Numlock News: June 7, 2022 • Solar, Robots, Tasers
By Walt Hickey
The Biden administration will roll out a fix to a tariff issue that’s causing major problems for importers of solar panels. Essentially, the Department of Commerce has been worried that Chinese solar panel manufacturers have been dodging tariffs by routing their panels through new operations in Cambodia, Malaysia, Thailand and Vietnam. The issue is, the investigation has spooked solar manufacturers in the four countries, as they could be staring down $3.6 billion in retroactive tariffs, and as a result they’ve cut off exports to the U.S. and in doing so put half of planned solar projects at risk. The proposed solution will grant a two-year reprieve on tariffs for solar panels coming from the four countries, while also activating the Defense Production Act to kickstart the domestic business.
The Great One
Wayne Gretzky, not merely content to have every major discernible record that a skater could hope to attain over a career in the National Hockey League, has struck yet again and secured yet another record, this time for the auction price for his final game-worn Edmonton Oilers jersey. The jersey saw action during the 1988 Stanley Cup Final and just sold for $1.452 million, beating the $1.3 million record previously held by a Paul Henderson 1972 Summit Series jersey. The game in which it was worn was the final in a sweep of Boston and was the final Stanley Cup of Wayne Gretzky’s career. Congratulations to Brent Gretzky, who given this $80 jersey I found on eBay presumably now has the record for highest combined sale price for a pair of NHL brothers’ hockey jerseys
South Korea has the highest industrial robot density in the world, and new laws mean that’s likely only going to get higher. Right now, there are 932 industrial robots per every 10,000 South Korean employees, vastly higher than the second-place country, Singapore, which had 605 robots per 10,000 workers. Compare that to Japan (390 robots per 10,000 workers), Germany (371 robots per 10,000 workers) and the United States (255 robots per 10,000 workers) and you can see just how robotic the South Korean industrial workplace is. And while automation is high, January’s implementation of the new Serious Disasters Punishment Act — which makes CEOs and high-ranking managers personally liable in the event of worker injury or death — has pushed companies to automate even further, to reduce their liabilities.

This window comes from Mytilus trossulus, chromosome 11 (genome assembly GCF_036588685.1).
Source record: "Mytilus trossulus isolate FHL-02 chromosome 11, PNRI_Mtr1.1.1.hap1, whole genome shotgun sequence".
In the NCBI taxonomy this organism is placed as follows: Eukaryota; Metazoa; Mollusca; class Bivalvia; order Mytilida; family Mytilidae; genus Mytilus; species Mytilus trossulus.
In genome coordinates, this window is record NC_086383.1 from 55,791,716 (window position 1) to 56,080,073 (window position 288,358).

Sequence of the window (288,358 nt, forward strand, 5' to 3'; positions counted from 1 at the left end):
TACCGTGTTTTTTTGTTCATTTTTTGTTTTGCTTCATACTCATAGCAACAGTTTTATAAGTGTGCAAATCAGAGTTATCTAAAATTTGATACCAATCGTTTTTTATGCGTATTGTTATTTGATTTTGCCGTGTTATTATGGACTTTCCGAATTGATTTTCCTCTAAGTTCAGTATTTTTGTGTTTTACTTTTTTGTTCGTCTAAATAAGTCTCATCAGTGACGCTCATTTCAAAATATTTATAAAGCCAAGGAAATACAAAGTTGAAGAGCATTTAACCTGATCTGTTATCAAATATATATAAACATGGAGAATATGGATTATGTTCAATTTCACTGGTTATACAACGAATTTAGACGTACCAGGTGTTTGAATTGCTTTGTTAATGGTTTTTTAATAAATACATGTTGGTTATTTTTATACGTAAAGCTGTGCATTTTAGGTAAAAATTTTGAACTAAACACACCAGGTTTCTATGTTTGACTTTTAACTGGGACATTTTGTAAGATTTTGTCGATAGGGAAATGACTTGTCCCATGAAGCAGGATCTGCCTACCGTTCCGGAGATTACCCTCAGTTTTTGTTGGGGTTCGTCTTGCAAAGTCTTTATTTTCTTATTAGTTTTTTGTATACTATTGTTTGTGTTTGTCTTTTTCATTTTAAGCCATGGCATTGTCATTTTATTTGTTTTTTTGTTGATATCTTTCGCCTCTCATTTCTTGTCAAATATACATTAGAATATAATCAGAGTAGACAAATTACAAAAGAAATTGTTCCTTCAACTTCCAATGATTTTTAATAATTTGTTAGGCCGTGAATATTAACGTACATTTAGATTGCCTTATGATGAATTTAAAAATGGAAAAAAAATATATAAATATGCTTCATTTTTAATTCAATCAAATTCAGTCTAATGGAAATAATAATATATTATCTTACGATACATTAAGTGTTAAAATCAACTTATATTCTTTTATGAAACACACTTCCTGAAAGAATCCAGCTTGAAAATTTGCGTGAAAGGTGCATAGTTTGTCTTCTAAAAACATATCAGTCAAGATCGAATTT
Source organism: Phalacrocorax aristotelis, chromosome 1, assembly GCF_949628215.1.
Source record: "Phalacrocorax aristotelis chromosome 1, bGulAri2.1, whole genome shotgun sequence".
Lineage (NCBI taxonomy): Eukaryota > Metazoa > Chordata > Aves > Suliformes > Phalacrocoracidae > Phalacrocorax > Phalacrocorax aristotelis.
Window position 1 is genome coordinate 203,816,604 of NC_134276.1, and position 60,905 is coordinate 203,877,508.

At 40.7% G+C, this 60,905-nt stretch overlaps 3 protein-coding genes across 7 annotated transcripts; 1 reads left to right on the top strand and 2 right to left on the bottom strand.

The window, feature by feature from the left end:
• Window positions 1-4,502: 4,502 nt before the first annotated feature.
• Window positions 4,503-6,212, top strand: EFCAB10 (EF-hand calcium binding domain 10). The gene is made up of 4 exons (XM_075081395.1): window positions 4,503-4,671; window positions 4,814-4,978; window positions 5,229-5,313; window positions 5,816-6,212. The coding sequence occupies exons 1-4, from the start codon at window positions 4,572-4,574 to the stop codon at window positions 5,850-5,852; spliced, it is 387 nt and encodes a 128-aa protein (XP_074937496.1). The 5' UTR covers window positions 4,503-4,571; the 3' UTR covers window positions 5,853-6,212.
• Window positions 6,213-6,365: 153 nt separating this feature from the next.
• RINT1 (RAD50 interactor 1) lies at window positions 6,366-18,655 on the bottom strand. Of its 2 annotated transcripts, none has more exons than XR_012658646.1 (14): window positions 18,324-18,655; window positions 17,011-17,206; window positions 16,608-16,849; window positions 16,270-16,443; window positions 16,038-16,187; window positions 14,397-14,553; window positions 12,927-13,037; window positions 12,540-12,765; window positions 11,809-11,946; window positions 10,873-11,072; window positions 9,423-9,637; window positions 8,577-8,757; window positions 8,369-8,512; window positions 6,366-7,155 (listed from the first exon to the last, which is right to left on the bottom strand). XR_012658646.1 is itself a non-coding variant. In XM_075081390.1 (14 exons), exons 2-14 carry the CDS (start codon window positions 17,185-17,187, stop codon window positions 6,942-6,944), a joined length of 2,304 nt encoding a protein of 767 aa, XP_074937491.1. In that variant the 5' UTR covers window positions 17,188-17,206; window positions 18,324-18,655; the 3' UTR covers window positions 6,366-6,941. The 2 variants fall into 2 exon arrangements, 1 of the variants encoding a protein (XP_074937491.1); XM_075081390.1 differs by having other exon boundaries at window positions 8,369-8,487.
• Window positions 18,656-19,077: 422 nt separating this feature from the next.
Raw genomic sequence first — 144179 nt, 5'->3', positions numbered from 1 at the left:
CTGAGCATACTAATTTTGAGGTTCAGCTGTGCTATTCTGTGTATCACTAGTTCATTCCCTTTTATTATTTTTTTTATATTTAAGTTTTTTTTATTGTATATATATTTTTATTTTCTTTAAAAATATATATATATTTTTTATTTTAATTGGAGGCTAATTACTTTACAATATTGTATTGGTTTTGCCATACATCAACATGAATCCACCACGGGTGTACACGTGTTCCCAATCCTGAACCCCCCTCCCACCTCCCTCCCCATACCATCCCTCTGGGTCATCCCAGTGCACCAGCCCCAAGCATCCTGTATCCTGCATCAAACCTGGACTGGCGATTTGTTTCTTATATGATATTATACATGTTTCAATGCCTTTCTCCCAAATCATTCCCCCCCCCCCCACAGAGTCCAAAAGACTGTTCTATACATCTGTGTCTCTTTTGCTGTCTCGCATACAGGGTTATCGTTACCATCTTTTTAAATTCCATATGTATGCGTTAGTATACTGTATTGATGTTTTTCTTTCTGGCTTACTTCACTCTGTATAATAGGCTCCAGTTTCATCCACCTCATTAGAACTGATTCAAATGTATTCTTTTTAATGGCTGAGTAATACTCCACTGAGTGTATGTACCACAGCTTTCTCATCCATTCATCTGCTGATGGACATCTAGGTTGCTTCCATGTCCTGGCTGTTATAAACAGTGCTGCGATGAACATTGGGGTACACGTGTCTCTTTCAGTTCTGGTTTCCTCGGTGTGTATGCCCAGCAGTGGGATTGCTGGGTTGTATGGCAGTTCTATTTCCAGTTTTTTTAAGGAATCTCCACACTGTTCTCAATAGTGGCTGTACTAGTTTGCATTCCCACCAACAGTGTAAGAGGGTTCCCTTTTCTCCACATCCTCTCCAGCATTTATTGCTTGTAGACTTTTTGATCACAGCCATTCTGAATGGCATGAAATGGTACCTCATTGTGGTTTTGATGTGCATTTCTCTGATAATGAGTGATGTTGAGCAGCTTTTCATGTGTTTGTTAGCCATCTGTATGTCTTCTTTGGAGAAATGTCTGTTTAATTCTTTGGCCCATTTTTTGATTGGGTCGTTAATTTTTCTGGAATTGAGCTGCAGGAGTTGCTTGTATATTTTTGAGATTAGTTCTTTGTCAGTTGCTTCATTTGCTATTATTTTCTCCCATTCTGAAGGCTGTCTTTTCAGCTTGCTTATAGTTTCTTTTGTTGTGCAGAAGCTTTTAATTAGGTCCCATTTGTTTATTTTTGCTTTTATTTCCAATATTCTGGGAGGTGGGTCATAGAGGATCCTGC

The AI ethics board for Axon, the company that manufactures Tasers, overwhelmingly opposed the company’s plan to roll out a Taser-enabled drone. After the company reacted to the vote by nevertheless continuing to develop the drones, which can Taser people, nine members of the ethics board have resigned in protest. On Sunday, in response, the company announced it was stopping the development of the drones, “pausing work” so that they can find a better path forward.
Now Is Lada’s Time To Shine
Russian car sales dropped a breathtaking 84 percent in May, as a whirlwind of international sanctions deprives the countries of the vehicles and the parts it needs to roll vehicles off the lots. Last month there were fewer than 25,000 vehicles sold in Russia, about a tenth of the typical peak month and the lowest level since at least 2006. It’s also pretty much just been suppliers who haven’t yet sold out their stocks, and as Russia’s automotive sector is very foreign-dominated it’s not entirely clear what happens next to the new automobile business in Russia. As it stands, only two Russian auto factories — a locally-owned one and a Chinese-owned plant — operate out of the 20 factories in the country.
Major retailers have a glut of all the wrong stuff in their inventories, as delayed shipments finally arrive. Many are just going to hold on to the excess inventory, waiting for the moment when it’s advantageous to hawk fleeces again. Walmart’s inventories are up 33 percent in the first quarter, and about 20 percent of it is stuff the company doesn’t actually want. Gap inventories are up 34 percent year over year, American Eagle inventory is up 46 percent, Urban Outfitters up 32 percent, and Kohl’s is up 40 percent. Anyway, if anyone wants a bunch of Christmas-themed pajamas that finally got off a boat, America’s retailers are ready to oblige you.
A drought in southern Nelson Mandela Bay has put three reservoirs that account for a third of the water supply for 1.3 million people at nearly empty, with the remaining water supply considered poor quality and full of contaminants. The South African government estimates that by the end of the decade, the country will face a water deficit of 20 percent. Gqeberha, the coastal city facing down water trouble, consumes 290 megaliters of water a day, 20 percent more than the national Water and Sanitation Department set as its targets.
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